auditctl(8) — Linux manual page


AUDITCTL(8)          System Administration Utilities         AUDITCTL(8)

NAME         top

       auditctl - a utility to assist controlling the kernel's audit

SYNOPSIS         top

       auditctl [options]

DESCRIPTION         top

       The auditctl program is used to configure kernel options related
       to auditing, to see status of the configuration, and to load
       discretionary audit rules.


       -b backlog
              Set max number (limit) of outstanding audit buffers
              allowed (Kernel Default=64) If all buffers are full, the
              failure flag is consulted by the kernel for action.

       --backlog_wait_time wait_time
              Set the time for the kernel to wait (Kernel Default 60*HZ)
              when the backlog limit is reached before queuing more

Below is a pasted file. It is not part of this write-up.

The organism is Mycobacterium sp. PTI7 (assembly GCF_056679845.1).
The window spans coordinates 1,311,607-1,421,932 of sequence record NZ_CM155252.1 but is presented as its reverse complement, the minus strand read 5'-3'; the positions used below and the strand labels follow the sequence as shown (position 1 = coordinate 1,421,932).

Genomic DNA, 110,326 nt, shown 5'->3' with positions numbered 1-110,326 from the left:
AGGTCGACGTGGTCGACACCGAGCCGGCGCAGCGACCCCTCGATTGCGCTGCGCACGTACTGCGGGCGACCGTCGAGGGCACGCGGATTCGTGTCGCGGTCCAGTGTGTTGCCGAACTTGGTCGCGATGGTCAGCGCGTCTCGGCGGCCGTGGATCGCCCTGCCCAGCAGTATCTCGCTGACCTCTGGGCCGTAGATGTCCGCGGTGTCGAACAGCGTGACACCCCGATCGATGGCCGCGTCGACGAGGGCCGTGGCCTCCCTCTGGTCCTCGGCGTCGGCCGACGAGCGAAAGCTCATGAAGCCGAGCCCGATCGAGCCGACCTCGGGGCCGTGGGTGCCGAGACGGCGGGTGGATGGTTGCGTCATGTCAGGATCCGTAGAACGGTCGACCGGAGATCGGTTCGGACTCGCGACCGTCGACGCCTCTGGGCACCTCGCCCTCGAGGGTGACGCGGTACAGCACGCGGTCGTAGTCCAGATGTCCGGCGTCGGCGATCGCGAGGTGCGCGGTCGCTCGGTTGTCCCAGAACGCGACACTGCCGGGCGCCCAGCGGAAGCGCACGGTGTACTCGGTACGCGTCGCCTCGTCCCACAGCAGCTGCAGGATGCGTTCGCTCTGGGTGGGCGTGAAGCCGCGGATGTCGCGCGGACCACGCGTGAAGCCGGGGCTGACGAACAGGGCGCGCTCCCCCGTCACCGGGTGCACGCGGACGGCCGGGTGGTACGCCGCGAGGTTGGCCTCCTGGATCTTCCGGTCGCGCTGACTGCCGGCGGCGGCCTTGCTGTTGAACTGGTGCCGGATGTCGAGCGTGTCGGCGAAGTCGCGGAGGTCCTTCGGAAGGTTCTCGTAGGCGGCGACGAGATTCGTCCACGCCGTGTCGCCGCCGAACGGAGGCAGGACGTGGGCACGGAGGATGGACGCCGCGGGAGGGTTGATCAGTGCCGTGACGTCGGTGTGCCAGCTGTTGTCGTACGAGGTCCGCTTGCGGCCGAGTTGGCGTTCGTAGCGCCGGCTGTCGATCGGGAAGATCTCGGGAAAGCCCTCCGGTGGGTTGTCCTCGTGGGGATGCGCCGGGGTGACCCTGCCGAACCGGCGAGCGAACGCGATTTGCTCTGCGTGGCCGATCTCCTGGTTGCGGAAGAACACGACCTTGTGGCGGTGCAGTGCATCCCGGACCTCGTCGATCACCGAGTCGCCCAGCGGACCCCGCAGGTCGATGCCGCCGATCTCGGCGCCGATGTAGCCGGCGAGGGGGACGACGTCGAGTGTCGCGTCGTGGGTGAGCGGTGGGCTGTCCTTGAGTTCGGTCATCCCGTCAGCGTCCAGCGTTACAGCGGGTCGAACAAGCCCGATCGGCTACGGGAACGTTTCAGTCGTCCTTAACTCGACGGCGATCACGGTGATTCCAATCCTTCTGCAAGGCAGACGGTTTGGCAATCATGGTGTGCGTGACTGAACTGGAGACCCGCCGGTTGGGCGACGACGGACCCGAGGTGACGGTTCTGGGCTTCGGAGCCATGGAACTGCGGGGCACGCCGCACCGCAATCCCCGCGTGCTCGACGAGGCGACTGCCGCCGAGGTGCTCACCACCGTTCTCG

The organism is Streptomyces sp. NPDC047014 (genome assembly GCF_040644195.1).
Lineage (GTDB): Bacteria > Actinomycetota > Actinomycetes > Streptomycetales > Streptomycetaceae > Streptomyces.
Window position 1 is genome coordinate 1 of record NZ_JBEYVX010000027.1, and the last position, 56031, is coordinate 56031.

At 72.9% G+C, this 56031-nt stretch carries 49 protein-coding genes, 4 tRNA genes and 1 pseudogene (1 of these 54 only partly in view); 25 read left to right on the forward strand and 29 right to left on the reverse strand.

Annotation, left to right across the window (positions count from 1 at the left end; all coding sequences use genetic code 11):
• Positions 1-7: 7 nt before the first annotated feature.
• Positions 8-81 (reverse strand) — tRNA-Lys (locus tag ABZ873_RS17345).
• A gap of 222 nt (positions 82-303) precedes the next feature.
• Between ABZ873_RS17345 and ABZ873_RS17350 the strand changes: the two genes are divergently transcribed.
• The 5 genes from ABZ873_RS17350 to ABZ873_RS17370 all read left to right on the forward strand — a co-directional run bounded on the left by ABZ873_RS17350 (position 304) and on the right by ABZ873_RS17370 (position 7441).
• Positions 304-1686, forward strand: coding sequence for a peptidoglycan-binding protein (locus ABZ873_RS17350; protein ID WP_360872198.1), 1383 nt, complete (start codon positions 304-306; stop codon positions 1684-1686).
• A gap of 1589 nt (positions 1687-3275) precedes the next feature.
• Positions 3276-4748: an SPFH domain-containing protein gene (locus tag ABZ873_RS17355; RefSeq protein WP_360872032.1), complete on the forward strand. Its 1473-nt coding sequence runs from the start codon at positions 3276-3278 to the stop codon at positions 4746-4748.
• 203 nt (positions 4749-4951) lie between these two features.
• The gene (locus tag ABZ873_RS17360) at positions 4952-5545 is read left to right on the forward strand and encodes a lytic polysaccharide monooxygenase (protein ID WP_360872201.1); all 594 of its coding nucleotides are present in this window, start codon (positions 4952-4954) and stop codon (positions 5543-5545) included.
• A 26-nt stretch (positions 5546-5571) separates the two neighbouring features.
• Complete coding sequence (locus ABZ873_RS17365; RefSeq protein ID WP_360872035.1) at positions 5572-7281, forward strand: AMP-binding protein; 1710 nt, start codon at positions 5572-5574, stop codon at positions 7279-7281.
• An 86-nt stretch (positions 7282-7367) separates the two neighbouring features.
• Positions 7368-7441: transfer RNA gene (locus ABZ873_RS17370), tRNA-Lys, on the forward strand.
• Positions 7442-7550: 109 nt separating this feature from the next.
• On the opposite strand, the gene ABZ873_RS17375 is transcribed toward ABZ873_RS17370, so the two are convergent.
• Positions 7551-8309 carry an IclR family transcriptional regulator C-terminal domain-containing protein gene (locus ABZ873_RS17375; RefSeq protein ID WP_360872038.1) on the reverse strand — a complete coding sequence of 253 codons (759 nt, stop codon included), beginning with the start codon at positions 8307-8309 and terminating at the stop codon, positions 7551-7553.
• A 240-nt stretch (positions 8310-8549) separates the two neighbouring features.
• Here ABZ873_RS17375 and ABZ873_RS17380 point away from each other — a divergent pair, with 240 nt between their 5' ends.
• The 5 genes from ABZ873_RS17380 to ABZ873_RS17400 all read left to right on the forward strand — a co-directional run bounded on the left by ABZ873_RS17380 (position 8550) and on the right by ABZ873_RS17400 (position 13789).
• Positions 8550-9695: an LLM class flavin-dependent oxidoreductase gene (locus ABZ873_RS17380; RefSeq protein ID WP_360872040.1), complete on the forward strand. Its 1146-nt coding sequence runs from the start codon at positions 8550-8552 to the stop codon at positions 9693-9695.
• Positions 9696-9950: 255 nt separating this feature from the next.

audit events to be transferred to auditd. The number must
              be greater than or equal to zero and less than 10 times
              the default value.

              Reset the actual backlog wait time counter shown by the
              status command.

       -c     Continue loading rules in spite of an error. This
              summarizes the results of loading the rules. The exit code
              will not be success if any rule fails to load.

       -D     Delete all rules and watches. This can take a key option
              (-k), too.

       -e [0..2]
              Set enabled flag. When 0 is passed, this can be used to
              temporarily disable auditing. When 1 is passed as an
              argument, it will enable auditing. To lock the audit
              configuration so that it can't be changed, pass a 2 as the
              argument. Locking the configuration is intended to be the
              last command in audit.rules for anyone wishing this
              feature to be active. Any attempt to change the
              configuration in this mode will be audited and denied. The
              configuration can only be changed by rebooting the

       -f [0..2]
              Set failure mode 0=silent 1=printk 2=panic. This option
              lets you determine how you want the kernel to handle